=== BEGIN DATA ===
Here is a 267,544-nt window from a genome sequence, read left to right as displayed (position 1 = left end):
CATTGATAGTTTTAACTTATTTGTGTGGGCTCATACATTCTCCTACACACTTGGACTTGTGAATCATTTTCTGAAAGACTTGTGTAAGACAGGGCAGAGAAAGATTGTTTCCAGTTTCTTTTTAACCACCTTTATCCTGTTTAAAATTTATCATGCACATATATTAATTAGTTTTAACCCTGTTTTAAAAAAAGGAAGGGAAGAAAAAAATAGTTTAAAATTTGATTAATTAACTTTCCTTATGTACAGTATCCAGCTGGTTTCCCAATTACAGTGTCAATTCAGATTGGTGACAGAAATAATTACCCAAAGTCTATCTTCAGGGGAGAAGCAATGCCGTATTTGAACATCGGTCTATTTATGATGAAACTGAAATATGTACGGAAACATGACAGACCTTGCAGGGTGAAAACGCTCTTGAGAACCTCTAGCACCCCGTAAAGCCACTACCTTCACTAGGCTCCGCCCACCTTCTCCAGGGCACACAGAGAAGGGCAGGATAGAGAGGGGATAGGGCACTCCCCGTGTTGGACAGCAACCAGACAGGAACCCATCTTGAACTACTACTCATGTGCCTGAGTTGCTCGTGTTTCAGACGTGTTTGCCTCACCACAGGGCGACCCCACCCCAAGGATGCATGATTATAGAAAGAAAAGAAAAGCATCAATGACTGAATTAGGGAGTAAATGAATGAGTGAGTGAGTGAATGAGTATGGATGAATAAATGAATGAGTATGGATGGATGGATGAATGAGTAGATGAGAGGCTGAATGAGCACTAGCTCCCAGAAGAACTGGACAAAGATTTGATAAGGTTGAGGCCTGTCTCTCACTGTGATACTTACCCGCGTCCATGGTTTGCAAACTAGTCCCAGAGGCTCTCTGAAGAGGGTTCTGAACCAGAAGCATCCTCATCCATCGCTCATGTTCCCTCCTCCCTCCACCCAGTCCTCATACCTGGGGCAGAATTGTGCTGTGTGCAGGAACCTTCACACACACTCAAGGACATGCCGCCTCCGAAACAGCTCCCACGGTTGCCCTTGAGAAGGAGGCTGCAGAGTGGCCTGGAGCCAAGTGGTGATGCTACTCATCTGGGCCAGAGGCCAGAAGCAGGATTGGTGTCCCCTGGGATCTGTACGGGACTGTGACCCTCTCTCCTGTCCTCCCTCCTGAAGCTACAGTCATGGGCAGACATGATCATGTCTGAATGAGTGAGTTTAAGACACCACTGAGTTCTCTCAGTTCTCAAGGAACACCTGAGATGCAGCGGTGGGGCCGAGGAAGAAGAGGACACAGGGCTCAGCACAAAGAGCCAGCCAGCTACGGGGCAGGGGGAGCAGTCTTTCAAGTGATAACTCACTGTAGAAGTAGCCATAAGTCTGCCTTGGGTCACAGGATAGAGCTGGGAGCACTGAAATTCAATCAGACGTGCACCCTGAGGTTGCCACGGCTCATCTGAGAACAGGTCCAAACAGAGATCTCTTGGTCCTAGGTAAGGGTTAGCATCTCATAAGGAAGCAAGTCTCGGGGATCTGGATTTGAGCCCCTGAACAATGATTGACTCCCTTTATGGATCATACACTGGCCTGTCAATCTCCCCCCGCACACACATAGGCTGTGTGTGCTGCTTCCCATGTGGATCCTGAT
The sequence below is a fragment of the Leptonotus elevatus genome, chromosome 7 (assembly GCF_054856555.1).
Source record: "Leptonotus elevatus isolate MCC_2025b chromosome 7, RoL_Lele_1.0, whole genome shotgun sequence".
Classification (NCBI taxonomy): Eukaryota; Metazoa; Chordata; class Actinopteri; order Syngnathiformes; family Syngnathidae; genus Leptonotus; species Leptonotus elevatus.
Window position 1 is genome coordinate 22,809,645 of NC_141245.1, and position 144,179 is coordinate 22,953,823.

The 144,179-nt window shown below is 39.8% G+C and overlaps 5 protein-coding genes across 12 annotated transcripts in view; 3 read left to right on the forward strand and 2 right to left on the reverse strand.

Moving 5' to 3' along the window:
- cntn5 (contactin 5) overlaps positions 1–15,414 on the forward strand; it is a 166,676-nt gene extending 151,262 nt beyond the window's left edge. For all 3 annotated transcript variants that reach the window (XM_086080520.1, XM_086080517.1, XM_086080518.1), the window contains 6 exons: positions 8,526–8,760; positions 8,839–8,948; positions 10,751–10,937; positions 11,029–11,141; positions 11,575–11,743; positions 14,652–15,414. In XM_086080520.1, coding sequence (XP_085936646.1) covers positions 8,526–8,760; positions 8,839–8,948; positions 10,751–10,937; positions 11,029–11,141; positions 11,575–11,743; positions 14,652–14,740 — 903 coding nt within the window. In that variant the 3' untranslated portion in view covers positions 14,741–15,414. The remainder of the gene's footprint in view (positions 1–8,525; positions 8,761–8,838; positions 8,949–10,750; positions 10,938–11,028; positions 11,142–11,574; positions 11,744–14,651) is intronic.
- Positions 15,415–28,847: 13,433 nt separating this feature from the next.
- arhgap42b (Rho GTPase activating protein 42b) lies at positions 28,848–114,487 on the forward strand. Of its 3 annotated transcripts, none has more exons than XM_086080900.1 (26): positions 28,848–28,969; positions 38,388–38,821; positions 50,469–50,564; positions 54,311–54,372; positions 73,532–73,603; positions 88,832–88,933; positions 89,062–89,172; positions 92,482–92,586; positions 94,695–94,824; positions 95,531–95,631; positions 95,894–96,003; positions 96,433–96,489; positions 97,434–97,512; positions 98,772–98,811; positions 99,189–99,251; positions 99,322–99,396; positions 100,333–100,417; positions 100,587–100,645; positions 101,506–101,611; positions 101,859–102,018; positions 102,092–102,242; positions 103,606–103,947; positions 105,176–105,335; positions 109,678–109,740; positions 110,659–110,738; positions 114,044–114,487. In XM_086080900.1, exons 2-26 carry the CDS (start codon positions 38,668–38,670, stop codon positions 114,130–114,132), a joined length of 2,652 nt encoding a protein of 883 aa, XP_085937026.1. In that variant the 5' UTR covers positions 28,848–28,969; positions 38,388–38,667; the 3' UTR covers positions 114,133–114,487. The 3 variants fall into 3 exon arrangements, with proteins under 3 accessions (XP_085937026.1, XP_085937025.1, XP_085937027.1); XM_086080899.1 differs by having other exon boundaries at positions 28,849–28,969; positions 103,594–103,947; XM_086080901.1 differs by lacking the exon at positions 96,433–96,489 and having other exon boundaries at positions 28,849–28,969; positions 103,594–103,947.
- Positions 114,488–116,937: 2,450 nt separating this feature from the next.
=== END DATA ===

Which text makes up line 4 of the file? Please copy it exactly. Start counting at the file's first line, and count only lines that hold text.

Source record: "Leptonotus elevatus isolate MCC_2025b chromosome 7, RoL_Lele_1.0, whole genome shotgun sequence".